In the early days of Funny or Die, there was Pearl the Landlord and Will Ferrell and not much else. Most of the videos and series would probably fall more in the “Die” category, but then there was “Drunk History,” which had a little something for everyone. There’s booze, there’s history, there’s some excellent voiceover work from funny people like Jen Kirkman, and some very famous people being forced to act out their interpretations of history.
Don Cheadle plays Frederick Douglass; Michael Cera opens the series as Alexander Hamilton, and a lot of . Plus, you learn things, sort of! Probably more about the importance of holding your booze than history, but some history, probably. Maybe. Anyway, it’s going to be a real TV show on Comedy Central, which means it might not be as fun because you probably have to tone it down, or it might be even more funnier because it opens the tent for more funny people to participate. Whichever.
Drunk History makes its slightly-larger-screen debut on July 9th. Creator Derek Waters will host the show, which takes “viewers and students of history (the late-night cramming/Cliff Notes version) on a tour of cities across America… to explore their rich culture and history via historical reenactments with a twist… of lime.”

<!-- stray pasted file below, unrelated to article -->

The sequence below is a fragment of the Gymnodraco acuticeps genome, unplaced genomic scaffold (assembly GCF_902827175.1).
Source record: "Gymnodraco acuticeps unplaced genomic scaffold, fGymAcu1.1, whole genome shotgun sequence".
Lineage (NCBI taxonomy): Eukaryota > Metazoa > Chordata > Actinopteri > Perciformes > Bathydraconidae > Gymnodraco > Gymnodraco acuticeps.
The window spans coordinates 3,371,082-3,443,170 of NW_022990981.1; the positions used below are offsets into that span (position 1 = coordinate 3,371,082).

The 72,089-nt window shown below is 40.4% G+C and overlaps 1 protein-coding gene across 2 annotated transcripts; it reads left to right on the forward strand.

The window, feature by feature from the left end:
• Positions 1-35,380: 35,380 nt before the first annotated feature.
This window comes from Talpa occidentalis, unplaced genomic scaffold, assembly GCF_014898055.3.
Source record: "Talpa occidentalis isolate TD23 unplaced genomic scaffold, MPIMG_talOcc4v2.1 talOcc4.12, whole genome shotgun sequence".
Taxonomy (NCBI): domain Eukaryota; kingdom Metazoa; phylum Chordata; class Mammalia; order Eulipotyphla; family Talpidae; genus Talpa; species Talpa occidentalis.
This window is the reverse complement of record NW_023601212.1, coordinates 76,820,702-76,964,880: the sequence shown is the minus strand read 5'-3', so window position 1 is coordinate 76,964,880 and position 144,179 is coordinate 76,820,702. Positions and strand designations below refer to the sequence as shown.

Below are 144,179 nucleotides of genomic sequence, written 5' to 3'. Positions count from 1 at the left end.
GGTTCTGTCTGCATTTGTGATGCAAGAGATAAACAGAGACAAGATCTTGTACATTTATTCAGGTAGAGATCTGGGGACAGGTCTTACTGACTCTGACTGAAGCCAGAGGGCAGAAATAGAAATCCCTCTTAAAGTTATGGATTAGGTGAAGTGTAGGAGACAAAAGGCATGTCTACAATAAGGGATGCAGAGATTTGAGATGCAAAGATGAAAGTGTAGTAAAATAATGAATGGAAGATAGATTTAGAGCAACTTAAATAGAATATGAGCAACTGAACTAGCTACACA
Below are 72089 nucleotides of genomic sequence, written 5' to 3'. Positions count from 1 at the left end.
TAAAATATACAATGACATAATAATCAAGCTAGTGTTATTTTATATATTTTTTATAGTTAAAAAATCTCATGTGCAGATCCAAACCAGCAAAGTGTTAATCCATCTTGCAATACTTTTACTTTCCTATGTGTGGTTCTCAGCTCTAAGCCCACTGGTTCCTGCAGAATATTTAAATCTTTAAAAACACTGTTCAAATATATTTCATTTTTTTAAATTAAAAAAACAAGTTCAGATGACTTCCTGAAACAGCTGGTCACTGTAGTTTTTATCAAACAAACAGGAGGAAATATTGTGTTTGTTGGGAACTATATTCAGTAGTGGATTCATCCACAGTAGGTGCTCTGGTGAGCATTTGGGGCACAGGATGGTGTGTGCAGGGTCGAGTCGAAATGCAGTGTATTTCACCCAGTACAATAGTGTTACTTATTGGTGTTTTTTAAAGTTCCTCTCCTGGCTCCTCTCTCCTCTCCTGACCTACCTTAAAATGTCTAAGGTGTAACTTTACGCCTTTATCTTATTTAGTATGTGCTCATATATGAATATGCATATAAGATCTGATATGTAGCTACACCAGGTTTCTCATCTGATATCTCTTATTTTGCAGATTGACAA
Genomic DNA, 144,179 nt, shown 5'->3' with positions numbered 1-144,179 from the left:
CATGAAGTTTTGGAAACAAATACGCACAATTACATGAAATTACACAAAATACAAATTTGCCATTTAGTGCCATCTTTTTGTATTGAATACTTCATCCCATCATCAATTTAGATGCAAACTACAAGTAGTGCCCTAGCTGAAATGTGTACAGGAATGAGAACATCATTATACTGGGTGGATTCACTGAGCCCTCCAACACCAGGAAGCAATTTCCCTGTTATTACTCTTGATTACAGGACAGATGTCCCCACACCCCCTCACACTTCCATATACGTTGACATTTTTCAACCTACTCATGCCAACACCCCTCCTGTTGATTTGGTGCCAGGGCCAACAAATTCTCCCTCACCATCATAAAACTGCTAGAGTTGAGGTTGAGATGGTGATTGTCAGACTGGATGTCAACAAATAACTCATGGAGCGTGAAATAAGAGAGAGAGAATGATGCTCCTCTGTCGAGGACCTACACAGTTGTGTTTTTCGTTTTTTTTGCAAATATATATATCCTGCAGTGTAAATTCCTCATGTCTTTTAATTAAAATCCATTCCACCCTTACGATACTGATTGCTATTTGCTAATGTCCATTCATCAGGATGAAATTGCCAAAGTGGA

And the cast looks pretty solid. Notable guest stars this season include Lisa Bonet, Connie Britton, a returning Michael Cera, Terry Crews (fresh off his Arrested Development appearance), Dave Grohl, Tony Hale, Kyle Kinane, Natasha Leggero, Stephen Merchant, Bob Odenkirk, Aubrey Plaza, Jason Schwartzman, Adam Scott, Jenny Slate, Bradley Whitford, Kristen Wiig and the Wilson brothers. There are a lot of questions, and this cast has a lot of potential, but what I’m wondering is what president Bradley Whitford will be playing, and how many not-so-subtle West Wing references there will be.
Watch two of the most popular episodes, the premiere with Michael Cera reenacting the death of Alexander Hamilton and a wine-drunk Jen Kirkman narrating the relationship between Abraham Lincoln and Frederick Douglass, referring to the latter as “Richard Dreyfuss” and asking if she took her pants off or not.